Commentary, and a List

This week was going to “just” be a list, as I mentioned in my last post…  Then reality intervened.  I’ll get to the list in a moment, but first these thoughts.

Another young man recently died, under somewhat mysterious circumstances, while in police custody. Had he done something to warrant some rough handling? Possibly, but the degree of ‘rough’ was pretty extreme. Was it, whatever it was, something worth his paying the ultimate capital punishment? Probably not. Regardless, the police force should be up front, transparent, and forthcoming with as much information as possible about the event; they’re not, and yet another city in our Empire burned.  Even so far as to close a major league baseball game to the public, for the first time in ever. It makes one ashamed, in a number of ways…

Thought the second:  Washington, D.C., just activated a dozen or two new speed-cameras and red light cameras. They already earn a healthy chunk of money from the ones they have. In a news report announcing the new cameras, they spoke with a representative from the AAA. His response? “I’m all for it. Anything we can do to maybe get folks to slow down or stop, to maybe save the life of a pedestrian or bicyclist or two is a good thing.” Picture anything of a similar vein coming from a representative of the NRA…


Now, from the good folks at Survival Life, a list of “6 Things You’re Not Doing That Will Bite You In The Ass.” Without further ado:

  1. You’re not incorporating solar electricity in your daily life.  I like this one, just on general principle.  Anything we can do to lessen reliance on the grid–ours, a neighbor’s, our parents’–lessens the strain on the grid overall, and diminishes the amount of pollution emitted by the big factories that are out there.  The original author mentions using small, portable panels to power electronics and such; this is also a good idea.  Overall, I like this one.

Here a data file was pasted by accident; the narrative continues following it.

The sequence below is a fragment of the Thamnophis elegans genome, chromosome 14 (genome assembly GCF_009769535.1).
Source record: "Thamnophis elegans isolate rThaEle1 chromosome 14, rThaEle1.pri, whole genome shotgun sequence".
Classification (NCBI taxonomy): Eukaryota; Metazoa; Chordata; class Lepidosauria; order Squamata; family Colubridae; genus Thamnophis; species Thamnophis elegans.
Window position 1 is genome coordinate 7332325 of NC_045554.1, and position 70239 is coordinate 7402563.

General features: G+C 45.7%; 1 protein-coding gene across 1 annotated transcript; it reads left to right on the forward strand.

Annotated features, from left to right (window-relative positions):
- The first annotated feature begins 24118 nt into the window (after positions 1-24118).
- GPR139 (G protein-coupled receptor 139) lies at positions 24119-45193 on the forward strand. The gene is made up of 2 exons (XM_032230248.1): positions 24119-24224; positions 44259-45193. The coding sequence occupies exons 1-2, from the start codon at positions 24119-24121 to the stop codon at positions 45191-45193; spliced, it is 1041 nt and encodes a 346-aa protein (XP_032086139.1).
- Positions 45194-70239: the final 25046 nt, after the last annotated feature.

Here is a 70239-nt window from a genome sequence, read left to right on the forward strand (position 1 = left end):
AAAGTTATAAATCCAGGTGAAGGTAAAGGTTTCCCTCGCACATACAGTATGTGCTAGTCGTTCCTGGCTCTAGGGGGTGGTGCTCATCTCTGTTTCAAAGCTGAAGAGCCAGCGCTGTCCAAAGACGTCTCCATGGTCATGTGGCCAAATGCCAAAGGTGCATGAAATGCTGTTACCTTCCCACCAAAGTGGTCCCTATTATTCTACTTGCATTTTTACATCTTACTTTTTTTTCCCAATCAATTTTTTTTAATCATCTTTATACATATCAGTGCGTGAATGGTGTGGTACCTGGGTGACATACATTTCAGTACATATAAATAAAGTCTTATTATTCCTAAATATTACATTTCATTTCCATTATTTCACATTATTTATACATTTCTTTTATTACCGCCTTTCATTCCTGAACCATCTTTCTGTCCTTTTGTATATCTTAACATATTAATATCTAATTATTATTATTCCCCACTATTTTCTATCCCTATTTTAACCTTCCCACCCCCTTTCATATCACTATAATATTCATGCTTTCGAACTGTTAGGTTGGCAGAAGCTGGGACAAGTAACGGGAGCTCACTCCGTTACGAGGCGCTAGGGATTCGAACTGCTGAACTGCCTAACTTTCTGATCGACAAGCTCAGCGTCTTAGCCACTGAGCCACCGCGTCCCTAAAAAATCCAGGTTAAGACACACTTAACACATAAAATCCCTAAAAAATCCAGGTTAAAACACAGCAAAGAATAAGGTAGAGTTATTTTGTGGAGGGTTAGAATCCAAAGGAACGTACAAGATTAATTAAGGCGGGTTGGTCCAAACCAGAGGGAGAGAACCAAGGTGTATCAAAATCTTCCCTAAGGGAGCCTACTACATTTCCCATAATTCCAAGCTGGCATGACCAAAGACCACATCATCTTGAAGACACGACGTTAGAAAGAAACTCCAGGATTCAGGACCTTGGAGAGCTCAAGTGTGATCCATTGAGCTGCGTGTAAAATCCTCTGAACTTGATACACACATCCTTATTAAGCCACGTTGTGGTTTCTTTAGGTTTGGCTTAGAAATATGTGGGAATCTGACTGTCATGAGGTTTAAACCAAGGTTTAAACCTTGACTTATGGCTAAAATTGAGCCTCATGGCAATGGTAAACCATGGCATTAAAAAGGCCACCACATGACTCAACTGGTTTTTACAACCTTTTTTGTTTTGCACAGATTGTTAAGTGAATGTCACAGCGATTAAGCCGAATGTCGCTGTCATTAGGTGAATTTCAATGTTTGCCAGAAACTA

2. You’re not cooking one meal a week with your bug out kit.  Again, generally not a bad idea. It gets you practice with your kit, enforces some supply rotation, and helps you identify the “bug-out meal” items that you do & don’t like. I’m not sure I’d necessarily go with one-a-week, but every other is probably good enough. (Once a month, at minimum, I’d say–and, in full disclosure, this is something my family and I need to start doing more often, as well…) Good idea, number two.
  3. You’re not incorporating your prepping food into your routine meals.  This guy is starting to sound like me… This rolls right along with #2, above: you need to know how to use your stored supplies. You need to know whether you like what you’ve got stored. You need to know what you’ve got. You need to rotate your supplies. Using the stuff on a regular basis helps with all of this. So far, 3 for 3.
  4. You’re not taking one day a week to be free from all electronics.  Can you say, Electricity-Free Fridays, anyone? A practice which, again, we have (sadly) let slide over the winter. (We’ll have to see about that, this spring and summer…) In addition to the basic personal physiological and psychological benefits, just unplugging now and again helps you re-connect with lots of things, like nature. Or your neighbors. Or your family…